Since Burdekin, for nearly 20 years, Australians have been told that mental health is a national health priority. To show this commitment, every five years since 1992, all Australian governments have signed five year National Mental Health Plans. Minister Roxon signed off, against the advice of the National Advisory Council on Mental Health, on the Fourth Plan in August last year. This is a plan that commits no one to anything; a plan that simply contains a range of suggestions for action; a plan that like the one before, contains no specific spending commitments. What I would call the ‘Fourth National Mental Health Deception’.
Deceptions because the percentage of healthcare spending in mental health has remained largely unchanged since the First Plan in 1993. The only exception to this was in 2006 under the CoAG National Action Pan on Mental Health lead by John Howard and Morris Iemma when $4b over five years (ultimately$5b) was injected in the sector. Howard and Iemma acted in the face of denial of any problems from the health bureaucrats, advisers and the Minister’s of the day, but fortunately Iemma and Howard listened to the voices of mentally ill and their families.
The national health priority on mental health for the past 18 years has been one long deception on the Australian community. While there has been change, there has not been reform nor a response to the changing mental health needs of the community. Just the same old rear-view mirror perspective of the state mental health directors and co.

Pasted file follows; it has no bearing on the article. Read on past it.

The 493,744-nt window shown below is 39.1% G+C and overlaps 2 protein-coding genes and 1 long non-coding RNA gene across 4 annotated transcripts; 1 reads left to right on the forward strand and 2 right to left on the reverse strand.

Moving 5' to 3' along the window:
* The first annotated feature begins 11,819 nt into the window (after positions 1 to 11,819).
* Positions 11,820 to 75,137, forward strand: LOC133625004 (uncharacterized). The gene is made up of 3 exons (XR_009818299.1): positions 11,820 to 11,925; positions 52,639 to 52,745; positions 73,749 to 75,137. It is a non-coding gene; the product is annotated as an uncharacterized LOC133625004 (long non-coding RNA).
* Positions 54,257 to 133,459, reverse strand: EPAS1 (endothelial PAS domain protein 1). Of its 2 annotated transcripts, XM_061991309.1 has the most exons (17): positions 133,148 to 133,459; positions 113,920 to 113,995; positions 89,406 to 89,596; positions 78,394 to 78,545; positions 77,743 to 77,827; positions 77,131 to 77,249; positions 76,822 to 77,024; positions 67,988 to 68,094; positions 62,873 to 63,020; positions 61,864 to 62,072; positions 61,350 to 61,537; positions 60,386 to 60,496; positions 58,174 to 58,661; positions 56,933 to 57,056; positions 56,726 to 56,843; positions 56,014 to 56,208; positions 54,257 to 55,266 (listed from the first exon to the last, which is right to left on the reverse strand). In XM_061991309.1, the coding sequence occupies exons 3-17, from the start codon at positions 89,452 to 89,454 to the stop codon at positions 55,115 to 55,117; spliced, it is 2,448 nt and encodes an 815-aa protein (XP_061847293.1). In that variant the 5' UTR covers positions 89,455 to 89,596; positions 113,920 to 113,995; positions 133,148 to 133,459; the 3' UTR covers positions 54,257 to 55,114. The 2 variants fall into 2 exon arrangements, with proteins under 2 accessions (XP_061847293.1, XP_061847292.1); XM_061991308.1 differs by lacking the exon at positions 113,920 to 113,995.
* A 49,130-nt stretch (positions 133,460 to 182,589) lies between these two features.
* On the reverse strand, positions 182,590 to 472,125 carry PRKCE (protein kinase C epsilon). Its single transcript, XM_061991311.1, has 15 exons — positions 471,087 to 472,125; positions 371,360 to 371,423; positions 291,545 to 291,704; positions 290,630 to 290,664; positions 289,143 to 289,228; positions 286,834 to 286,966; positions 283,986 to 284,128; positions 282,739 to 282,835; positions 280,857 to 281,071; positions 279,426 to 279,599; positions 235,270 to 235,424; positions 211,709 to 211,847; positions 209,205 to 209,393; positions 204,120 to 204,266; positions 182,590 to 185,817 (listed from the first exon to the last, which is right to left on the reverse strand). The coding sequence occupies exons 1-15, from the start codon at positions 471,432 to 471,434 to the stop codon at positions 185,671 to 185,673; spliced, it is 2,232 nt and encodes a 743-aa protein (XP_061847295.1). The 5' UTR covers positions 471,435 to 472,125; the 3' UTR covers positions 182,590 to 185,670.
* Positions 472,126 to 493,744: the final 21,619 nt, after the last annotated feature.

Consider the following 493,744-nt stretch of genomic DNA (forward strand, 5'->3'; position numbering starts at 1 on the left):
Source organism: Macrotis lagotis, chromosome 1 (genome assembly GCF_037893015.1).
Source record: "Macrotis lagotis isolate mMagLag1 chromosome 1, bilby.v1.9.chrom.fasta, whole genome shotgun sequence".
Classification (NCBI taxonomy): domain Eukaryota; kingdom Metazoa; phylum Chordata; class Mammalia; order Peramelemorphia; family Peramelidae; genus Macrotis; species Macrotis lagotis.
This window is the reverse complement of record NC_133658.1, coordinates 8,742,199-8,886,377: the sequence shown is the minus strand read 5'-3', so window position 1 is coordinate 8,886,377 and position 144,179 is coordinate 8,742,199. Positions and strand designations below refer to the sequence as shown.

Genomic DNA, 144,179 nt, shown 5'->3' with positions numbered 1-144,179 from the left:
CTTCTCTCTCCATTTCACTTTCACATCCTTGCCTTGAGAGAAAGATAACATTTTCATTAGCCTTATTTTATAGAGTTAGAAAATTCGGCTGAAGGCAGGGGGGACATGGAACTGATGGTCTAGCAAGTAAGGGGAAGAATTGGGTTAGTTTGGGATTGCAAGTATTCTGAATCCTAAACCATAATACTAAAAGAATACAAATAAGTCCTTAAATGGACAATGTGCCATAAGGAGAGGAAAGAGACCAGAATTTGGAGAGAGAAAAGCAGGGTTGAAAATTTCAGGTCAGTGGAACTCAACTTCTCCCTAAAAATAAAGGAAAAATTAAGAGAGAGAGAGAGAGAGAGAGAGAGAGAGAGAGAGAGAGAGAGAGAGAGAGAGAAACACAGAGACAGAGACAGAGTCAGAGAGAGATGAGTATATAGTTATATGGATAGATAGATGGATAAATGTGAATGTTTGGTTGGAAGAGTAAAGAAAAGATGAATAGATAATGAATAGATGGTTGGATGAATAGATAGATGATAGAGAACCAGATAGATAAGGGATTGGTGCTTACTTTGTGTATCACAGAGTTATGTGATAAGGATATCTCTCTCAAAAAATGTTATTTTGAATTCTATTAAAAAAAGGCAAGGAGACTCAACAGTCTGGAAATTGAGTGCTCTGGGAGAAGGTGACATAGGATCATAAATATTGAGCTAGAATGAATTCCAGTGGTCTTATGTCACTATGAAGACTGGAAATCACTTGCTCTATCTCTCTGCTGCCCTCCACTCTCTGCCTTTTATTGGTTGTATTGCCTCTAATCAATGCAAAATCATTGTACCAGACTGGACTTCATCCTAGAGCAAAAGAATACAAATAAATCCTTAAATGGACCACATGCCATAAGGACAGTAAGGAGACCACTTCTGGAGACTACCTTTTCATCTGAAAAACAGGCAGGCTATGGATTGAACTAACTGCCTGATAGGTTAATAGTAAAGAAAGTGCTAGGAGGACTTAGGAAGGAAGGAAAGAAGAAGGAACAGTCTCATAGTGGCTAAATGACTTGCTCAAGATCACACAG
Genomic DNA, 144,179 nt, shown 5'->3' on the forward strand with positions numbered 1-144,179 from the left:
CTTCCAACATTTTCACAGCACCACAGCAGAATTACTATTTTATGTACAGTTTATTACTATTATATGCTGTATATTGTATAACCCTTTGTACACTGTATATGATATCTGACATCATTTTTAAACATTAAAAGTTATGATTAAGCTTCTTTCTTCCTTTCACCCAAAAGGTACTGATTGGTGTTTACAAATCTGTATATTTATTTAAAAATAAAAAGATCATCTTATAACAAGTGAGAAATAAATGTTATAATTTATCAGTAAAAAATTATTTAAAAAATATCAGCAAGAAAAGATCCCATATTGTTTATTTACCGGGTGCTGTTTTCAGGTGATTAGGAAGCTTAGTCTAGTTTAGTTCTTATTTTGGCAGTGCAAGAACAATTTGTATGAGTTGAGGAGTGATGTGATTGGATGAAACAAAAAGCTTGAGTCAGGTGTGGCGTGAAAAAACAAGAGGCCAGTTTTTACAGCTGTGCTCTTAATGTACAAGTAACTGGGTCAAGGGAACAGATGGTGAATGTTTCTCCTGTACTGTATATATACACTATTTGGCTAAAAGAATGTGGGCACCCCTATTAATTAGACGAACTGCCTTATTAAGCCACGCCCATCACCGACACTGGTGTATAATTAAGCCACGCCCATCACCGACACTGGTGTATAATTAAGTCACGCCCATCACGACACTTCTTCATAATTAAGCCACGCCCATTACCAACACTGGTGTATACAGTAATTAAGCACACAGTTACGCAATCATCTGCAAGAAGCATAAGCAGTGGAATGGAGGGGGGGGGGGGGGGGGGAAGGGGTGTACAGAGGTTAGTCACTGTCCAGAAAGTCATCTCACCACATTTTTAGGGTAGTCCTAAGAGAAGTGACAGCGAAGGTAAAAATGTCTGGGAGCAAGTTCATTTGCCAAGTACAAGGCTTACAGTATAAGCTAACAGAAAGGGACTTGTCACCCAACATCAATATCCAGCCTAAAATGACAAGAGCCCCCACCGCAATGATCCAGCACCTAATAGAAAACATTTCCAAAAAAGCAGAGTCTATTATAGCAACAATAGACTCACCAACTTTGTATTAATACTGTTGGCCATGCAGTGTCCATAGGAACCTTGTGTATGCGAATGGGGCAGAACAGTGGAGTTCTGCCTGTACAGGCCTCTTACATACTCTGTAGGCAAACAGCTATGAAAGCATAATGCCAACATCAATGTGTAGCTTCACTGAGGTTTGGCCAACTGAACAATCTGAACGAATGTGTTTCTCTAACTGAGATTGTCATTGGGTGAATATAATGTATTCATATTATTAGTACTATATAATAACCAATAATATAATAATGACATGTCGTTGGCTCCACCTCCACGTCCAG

Gillard knows that there is deep trouble in mental health. In 2005 at the time of the release of the Not for Service report, she stood outside the Brain and Mind Research Institute and called for national leadership and promised to “hold the feet of her Labor (State/Territory) colleagues to the fire on reform”. She strongly endorsed the recommendations in that report that called for national leadership, national accountability, national infrastructure akin to that established by Neal Blewett in the drug research, and new investment in new innovative services.
Tuesday’s latest policy announcement on mental health is not about mental health reform. I’m not even sure there is a lot of suicide prevention in it when one sees almost all the funds directed to crisis intervention and the largest single investment for support services for those with severe mental illness. Aside from the one investment of a woeful $9m in building safety infrastructure at suicide hotpots, there was not one innovation in the announcement.
Gillard knows a lot about mental health but the policy announced on Tuesday is straight out of the top draw of Roxon and the bureaucrats at DOHA (Health and Ageing) responsible for this shambles and mirrors the same old scatter-gun, incoherent strategy we have seen for too long in mental health and suicide prevention. Knowing Gillard and knowing what she knows of mental health and suicide prevention, this is not her work.
The history of mental health reform would suggest that as a test of political party values, as a test of fairness, the conservative side of politics in Australia has a greater number of reform DNA polymer chains than the ALP. I find this hard to explain when the Gillard Government knows that it is people on pensions, on lower incomes and in minority groups that have higher rates of suicide, higher rates of mental illness and have even less access to care.
If, as Gillard purports, ‘health reform is in Labor’s DNA’, then she had better find the genetic links to the likes of Morris Iemma, Neal Blewett and Brian Howe – and not the chain linked to Nicola Roxon and Ben Chifley.”
• John Mendoza resigned last month as chair of the National Advisory Council on Mental Health